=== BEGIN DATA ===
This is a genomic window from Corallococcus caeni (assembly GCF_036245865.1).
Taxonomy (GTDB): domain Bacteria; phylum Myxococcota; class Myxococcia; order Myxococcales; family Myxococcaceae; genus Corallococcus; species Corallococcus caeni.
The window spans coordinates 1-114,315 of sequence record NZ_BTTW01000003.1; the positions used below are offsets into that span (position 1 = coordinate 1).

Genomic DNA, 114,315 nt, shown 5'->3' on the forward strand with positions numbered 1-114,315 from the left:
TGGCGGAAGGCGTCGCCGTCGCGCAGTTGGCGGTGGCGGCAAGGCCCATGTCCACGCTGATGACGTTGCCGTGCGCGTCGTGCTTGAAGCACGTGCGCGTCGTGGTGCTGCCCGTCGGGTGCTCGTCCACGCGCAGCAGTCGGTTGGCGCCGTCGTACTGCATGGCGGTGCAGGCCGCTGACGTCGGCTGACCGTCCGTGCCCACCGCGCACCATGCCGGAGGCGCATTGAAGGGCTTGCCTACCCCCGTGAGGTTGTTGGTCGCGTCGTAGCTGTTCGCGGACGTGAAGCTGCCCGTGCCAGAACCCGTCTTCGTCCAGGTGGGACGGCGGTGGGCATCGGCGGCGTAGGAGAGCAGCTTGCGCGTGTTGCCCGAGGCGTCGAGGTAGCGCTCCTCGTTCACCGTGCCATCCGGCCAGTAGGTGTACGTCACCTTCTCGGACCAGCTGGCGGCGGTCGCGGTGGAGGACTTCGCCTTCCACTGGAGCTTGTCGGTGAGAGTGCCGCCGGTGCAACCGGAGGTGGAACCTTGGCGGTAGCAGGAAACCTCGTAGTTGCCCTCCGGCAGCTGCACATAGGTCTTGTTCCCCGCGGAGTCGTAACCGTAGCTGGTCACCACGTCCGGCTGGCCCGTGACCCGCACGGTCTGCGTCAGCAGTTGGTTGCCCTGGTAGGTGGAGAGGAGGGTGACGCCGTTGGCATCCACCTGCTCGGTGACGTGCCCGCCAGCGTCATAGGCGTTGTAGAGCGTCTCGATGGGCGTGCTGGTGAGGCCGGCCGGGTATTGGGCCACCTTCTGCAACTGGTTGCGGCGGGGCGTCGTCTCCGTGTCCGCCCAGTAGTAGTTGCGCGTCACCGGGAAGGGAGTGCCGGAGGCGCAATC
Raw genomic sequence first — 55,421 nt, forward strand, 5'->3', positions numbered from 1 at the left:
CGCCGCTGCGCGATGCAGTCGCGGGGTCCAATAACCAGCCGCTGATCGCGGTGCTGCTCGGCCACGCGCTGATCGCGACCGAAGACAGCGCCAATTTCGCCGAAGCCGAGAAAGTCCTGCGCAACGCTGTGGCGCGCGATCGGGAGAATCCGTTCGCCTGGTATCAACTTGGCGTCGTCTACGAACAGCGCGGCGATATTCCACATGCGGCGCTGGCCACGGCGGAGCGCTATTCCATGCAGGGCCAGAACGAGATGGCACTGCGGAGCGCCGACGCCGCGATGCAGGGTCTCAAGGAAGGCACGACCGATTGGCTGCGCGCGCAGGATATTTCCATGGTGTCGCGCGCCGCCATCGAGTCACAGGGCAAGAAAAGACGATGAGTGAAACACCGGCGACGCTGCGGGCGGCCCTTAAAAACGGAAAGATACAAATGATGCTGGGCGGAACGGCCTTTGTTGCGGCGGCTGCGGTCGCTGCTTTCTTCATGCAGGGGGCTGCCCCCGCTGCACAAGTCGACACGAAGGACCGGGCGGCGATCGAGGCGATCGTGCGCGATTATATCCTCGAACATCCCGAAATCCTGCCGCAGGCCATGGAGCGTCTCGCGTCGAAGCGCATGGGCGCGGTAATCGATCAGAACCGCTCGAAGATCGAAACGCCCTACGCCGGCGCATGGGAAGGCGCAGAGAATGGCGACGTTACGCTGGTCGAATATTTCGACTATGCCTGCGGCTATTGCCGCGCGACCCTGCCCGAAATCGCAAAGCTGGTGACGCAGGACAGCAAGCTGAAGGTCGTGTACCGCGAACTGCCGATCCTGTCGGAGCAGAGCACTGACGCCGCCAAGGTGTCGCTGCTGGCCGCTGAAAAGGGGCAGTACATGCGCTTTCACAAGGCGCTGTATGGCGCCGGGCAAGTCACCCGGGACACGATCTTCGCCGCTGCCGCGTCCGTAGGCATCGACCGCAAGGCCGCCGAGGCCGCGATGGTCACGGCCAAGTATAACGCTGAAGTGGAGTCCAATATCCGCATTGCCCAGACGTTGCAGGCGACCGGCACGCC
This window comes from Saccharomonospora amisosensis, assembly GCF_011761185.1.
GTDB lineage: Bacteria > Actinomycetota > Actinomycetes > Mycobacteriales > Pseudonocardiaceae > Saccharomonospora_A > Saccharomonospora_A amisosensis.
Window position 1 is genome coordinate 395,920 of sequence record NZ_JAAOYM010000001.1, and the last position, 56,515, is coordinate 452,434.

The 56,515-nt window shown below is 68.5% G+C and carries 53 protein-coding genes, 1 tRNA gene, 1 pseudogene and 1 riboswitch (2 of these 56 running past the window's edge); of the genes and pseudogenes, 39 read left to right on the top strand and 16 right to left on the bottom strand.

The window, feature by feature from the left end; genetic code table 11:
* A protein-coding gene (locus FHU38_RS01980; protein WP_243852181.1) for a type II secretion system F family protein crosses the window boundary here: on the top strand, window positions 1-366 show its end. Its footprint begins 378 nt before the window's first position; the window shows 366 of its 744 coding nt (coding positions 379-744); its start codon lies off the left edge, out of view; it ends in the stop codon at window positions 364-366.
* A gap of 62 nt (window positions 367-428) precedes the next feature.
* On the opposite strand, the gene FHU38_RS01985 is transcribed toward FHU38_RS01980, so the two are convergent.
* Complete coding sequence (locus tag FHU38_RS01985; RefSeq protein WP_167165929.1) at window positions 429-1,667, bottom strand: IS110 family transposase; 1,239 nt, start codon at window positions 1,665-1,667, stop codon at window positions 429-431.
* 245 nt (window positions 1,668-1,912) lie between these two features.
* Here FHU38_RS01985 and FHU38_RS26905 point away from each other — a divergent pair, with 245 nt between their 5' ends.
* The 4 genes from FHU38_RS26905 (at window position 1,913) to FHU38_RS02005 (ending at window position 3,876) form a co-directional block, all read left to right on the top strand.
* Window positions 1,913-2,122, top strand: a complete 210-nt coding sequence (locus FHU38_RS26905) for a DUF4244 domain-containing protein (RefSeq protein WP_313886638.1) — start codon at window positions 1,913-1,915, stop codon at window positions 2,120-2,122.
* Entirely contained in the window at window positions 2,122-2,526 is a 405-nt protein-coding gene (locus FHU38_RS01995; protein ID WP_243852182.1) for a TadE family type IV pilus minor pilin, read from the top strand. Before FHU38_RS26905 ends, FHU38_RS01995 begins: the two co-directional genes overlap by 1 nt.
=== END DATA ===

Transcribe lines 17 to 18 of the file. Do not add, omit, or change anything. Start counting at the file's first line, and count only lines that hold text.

* 245 nt (window positions 1,668-1,912) lie between these two features.
* Here FHU38_RS01985 and FHU38_RS26905 point away from each other — a divergent pair, with 245 nt between their 5' ends.